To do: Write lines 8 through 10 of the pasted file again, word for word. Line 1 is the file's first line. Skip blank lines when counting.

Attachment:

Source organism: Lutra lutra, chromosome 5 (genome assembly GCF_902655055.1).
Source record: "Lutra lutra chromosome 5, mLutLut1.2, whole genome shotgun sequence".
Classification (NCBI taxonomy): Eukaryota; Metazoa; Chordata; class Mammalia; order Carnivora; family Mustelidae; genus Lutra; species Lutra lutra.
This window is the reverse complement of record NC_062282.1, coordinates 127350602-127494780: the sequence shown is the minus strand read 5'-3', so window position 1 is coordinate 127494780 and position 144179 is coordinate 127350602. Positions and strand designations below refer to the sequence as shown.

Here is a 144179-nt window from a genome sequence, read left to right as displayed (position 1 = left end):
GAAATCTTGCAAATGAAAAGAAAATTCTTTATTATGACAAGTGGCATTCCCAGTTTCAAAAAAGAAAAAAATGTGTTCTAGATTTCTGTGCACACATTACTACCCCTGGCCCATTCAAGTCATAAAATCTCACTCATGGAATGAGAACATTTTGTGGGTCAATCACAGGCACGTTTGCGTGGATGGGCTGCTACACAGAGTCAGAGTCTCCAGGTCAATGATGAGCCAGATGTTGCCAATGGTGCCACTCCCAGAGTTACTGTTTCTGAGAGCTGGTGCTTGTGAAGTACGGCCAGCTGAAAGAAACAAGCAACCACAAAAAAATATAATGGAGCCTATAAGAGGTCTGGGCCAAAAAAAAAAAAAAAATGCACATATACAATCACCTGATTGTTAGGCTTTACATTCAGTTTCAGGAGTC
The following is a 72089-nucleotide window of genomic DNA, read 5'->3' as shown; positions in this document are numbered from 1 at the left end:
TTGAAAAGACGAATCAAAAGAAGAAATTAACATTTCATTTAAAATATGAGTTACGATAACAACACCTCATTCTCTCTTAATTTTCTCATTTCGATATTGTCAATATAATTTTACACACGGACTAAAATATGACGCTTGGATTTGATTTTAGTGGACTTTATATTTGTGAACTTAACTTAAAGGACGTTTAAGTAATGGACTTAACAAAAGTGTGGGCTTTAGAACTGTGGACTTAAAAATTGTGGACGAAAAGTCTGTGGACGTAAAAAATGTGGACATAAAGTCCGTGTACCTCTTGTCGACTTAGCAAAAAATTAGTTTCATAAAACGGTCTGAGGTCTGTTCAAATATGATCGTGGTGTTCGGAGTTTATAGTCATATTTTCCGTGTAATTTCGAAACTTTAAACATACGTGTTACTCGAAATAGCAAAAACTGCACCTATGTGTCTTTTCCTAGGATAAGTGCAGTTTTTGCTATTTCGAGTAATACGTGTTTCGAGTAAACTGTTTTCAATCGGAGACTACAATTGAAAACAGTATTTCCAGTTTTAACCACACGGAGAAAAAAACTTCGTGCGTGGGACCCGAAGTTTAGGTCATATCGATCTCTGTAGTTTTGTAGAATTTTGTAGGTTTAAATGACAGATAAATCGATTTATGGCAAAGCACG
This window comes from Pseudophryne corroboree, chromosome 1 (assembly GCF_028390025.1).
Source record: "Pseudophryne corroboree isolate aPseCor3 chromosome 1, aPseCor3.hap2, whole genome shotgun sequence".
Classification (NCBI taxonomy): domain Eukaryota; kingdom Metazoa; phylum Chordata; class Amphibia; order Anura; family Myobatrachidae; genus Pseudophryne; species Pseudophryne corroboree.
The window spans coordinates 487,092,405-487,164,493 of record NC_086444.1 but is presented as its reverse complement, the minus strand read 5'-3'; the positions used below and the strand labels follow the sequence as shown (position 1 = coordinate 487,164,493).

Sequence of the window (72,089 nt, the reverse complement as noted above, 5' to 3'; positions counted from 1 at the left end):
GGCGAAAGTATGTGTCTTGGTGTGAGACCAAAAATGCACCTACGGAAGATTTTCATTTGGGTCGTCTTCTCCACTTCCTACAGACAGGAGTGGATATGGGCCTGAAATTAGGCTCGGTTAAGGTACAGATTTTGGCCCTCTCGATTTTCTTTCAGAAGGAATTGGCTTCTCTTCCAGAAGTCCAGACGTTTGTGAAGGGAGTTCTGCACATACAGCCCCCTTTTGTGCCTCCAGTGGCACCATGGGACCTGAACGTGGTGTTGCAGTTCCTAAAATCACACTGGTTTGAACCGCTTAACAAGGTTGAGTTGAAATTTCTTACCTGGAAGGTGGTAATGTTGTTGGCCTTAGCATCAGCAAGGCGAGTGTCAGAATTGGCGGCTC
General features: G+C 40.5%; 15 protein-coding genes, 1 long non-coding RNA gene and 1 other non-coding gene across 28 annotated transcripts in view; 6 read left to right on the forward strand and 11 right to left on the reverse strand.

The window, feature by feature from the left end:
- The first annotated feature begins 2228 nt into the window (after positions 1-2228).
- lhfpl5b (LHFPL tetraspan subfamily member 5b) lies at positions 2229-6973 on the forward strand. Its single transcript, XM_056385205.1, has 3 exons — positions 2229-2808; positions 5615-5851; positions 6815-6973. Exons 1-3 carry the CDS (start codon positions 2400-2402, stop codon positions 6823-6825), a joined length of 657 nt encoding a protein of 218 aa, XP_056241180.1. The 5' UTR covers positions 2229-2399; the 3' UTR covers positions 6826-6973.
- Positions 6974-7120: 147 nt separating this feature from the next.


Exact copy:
TTGAAAAGACGAATCAAAAGAAGAAATTAACATTTCATTTAAAATATGAGTTACGATAACAACACCTCATTCTCTCTTAATTTTCTCATTTCGATATTGTCAATATAATTTTACACACGGACTAAAATATGACGCTTGGATTTGATTTTAGTGGACTTTATATTTGTGAACTTAACTTAAAGGACGTTTAAGTAATGGACTTAACAAAAGTGTGGGCTTTAGAACTGTGGACTTAAAAATTGTGGACGAAAAGTCTGTGGACGTAAAAAATGTGGACATAAAGTCCGTGTACCTCTTGTCGACTTAGCAAAAAATTAGTTTCATAAAACGGTCTGAGGTCTGTTCAAATATGATCGTGGTGTTCGGAGTTTATAGTCATATTTTCCGTGTAATTTCGAAACTTTAAACATACGTGTTACTCGAAATAGCAAAAACTGCACCTATGTGTCTTTTCCTAGGATAAGTGCAGTTTTTGCTATTTCGAGTAATACGTGTTTCGAGTAAACTGTTTTCAATCGGAGACTACAATTGAAAACAGTATTTCCAGTTTTAACCACACGGAGAAAAAAACTTCGTGCGTGGGACCCGAAGTTTAGGTCATATCGATCTCTGTAGTTTTGTAGAATTTTGTAGGTTTAAATGACAGATAAATCGATTTATGGCAAAGCACG
This window comes from Pseudophryne corroboree, chromosome 1 (assembly GCF_028390025.1).
Source record: "Pseudophryne corroboree isolate aPseCor3 chromosome 1, aPseCor3.hap2, whole genome shotgun sequence".